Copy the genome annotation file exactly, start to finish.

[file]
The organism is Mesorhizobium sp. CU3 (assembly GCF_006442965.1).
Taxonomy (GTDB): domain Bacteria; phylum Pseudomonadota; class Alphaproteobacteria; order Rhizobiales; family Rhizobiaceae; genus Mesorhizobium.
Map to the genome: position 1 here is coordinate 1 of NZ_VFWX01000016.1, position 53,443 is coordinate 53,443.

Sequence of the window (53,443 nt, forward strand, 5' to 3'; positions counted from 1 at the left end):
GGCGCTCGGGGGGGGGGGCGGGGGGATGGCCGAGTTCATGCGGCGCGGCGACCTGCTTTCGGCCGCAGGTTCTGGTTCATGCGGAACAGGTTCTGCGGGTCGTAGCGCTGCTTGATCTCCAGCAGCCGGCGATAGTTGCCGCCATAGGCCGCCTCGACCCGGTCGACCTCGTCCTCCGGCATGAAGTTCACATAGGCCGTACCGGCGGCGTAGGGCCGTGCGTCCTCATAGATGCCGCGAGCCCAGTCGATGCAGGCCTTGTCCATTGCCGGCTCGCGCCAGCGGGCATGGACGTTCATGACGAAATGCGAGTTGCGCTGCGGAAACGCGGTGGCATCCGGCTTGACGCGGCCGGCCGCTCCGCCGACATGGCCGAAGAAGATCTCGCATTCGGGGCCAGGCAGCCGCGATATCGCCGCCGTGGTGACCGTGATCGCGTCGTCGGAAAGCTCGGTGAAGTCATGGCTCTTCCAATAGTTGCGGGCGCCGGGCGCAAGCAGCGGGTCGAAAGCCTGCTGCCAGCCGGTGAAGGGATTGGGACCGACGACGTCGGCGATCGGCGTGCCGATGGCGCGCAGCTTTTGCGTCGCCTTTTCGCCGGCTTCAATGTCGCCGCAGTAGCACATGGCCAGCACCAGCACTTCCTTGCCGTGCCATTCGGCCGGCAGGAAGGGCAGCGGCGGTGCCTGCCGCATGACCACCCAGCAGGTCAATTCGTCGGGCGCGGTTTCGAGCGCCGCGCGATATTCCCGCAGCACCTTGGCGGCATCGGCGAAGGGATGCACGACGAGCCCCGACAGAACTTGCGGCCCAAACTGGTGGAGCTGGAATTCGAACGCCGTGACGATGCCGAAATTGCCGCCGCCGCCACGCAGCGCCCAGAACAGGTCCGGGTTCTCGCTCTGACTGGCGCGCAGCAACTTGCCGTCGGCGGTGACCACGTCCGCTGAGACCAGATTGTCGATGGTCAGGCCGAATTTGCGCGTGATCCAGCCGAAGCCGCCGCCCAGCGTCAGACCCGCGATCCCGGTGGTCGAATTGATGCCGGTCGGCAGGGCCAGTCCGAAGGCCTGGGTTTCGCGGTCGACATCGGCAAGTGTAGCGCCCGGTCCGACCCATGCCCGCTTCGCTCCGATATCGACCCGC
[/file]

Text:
The organism is Mesorhizobium sp. CU3 (assembly GCF_006442965.1).
Taxonomy (GTDB): domain Bacteria; phylum Pseudomonadota; class Alphaproteobacteria; order Rhizobiales; family Rhizobiaceae; genus Mesorhizobium.
Map to the genome: position 1 here is coordinate 1 of NZ_VFWX01000016.1, position 53,443 is coordinate 53,443.

Sequence of the window (53,443 nt, forward strand, 5' to 3'; positions counted from 1 at the left end):
GGCGCTCGGGGGGGGGGGCGGGGGGATGGCCGAGTTCATGCGGCGCGGCGACCTGCTTTCGGCCGCAGGTTCTGGTTCATGCGGAACAGGTTCTGCGGGTCGTAGCGCTGCTTGATCTCCAGCAGCCGGCGATAGTTGCCGCCATAGGCCGCCTCGACCCGGTCGACCTCGTCCTCCGGCATGAAGTTCACATAGGCCGTACCGGCGGCGTAGGGCCGTGCGTCCTCATAGATGCCGCGAGCCCAGTCGATGCAGGCCTTGTCCATTGCCGGCTCGCGCCAGCGGGCATGGACGTTCATGACGAAATGCGAGTTGCGCTGCGGAAACGCGGTGGCATCCGGCTTGACGCGGCCGGCCGCTCCGCCGACATGGCCGAAGAAGATCTCGCATTCGGGGCCAGGCAGCCGCGATATCGCCGCCGTGGTGACCGTGATCGCGTCGTCGGAAAGCTCGGTGAAGTCATGGCTCTTCCAATAGTTGCGGGCGCCGGGCGCAAGCAGCGGGTCGAAAGCCTGCTGCCAGCCGGTGAAGGGATTGGGACCGACGACGTCGGCGATCGGCGTGCCGATGGCGCGCAGCTTTTGCGTCGCCTTTTCGCCGGCTTCAATGTCGCCGCAGTAGCACATGGCCAGCACCAGCACTTCCTTGCCGTGCCATTCGGCCGGCAGGAAGGGCAGCGGCGGTGCCTGCCGCATGACCACCCAGCAGGTCAATTCGTCGGGCGCGGTTTCGAGCGCCGCGCGATATTCCCGCAGCACCTTGGCGGCATCGGCGAAGGGATGCACGACGAGCCCCGACAGAACTTGCGGCCCAAACTGGTGGAGCTGGAATTCGAACGCCGTGACGATGCCGAAATTGCCGCCGCCGCCACGCAGCGCCCAGAACAGGTCCGGGTTCTCGCTCTGACTGGCGCGCAGCAACTTGCCGTCGGCGGTGACCACGTCCGCTGAGACCAGATTGTCGATGGTCAGGCCGAATTTGCGCGTGATCCAGCCGAAGCCGCCGCCCAGCGTCAGACCCGCGATCCCGGTGGTCGAATTGATGCCGGTCGGCAGGGCCAGTCCGAAGGCCTGGGTTTCGCGGTCGACATCGGCAAGTGTAGCGCCCGGTCCGACCCATGCCCGCTTCGCTCCGATATCGACCCGC